Why do you take photos?

2019/01/12 at 12:34
Stan and Katie in Colorado
Colorado vacation selfie

I haven’t had any direct experience with someone who was trying to monetize their Instagram, Twitter or other social media feed with their photos, but I have certainly noticed a different motivation for taking photos among people who were brought up with social media. I’m old school. When I take photos, I’m interested in either preserving the memory for me and my loved ones or taking artistic photos. When many younger people take photos, their first motivation is how they think their photos will look to their social media contacts. I guess there’s nothing wrong with this motivation–assuming they don’t go to the lengths described in this comment from reddit–but it’s foreign to me:

My [relative] is definitely not a huge “influencer” but she has a pretty strong following and what she and her friends do is beyond bullshit and is like a continual eye-roll. Some great examples: buying books she will self-admittedly never open just to take photos with them, posing with somebody else’s Louis Vuitton luggage without asking them acting as if it was hers (it was left in the hallway of a hotel for some reason and they pounced on it to take photos before the owners came back out to get it), etc.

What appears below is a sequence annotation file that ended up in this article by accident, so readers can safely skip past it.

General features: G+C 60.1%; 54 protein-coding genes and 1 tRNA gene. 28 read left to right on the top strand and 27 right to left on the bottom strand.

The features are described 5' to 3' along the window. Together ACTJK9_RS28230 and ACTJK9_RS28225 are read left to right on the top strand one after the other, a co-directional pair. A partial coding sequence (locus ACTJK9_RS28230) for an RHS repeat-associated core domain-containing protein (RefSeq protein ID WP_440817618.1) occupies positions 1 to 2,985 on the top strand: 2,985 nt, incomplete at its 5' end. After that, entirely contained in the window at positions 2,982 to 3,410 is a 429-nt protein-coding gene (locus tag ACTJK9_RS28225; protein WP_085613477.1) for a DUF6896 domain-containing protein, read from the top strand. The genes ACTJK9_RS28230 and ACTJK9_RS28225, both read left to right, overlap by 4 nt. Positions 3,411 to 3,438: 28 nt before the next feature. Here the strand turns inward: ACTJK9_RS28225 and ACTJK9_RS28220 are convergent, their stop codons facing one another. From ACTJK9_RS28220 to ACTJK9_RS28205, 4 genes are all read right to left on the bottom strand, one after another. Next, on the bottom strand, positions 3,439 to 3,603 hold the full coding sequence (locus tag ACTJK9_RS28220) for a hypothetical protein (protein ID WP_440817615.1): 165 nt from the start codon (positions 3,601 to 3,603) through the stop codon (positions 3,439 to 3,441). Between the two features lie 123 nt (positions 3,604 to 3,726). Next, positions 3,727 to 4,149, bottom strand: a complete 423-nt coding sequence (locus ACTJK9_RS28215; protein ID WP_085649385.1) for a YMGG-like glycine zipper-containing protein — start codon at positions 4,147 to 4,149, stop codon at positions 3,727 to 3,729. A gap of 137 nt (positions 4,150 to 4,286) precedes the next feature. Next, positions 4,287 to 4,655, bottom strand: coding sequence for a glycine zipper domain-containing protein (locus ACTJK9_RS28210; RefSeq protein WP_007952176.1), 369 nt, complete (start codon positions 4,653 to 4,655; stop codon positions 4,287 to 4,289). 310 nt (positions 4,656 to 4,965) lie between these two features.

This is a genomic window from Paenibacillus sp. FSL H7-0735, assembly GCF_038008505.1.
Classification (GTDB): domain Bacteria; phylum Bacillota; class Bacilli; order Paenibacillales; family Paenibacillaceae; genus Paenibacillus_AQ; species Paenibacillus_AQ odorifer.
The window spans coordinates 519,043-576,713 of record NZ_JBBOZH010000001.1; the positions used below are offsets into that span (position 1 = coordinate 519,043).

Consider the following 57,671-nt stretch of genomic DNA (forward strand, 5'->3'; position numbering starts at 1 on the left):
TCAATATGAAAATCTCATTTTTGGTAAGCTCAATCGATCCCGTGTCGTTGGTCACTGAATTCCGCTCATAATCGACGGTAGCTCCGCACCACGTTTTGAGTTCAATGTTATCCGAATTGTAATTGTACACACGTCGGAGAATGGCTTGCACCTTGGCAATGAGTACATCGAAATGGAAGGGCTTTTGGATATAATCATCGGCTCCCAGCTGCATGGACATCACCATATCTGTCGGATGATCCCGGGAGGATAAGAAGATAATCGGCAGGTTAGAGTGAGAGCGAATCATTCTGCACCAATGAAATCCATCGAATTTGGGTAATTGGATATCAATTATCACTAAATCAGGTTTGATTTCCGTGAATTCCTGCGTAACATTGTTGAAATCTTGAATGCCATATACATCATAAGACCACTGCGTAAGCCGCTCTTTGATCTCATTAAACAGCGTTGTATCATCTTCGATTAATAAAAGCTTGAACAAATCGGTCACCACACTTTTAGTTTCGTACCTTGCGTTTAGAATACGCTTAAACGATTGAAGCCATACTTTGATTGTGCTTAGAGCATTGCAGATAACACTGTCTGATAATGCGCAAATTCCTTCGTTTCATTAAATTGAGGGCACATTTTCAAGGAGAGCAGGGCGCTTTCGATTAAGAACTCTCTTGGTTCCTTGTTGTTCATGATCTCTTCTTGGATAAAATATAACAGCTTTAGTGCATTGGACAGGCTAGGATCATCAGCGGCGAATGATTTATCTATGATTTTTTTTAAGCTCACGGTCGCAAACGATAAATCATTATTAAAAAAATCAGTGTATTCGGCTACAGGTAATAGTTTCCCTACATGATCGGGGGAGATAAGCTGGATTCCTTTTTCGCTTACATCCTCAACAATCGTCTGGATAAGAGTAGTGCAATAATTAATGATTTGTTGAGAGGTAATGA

This year we were on another family vacation with her in [country] over [holiday] and it’s exhausting. The “photo shoots” are never ceasing, they happen all the time, she takes hundreds of photos a day and the whole group is supposed to wait for her. And the photo shoots become extremely rude (ie, she took a 6-7 minute “shoot” in a [place] once we were done eating that was blocking any of the [staff] from moving around the tiny place or [doing their job], I was so embarrassed I walked out). She hates her life pretty much and complained the entire vacation about how much she hated [the cities] but on her Instagram…[insert witty pun or hashtag based on the city and how much she loves it].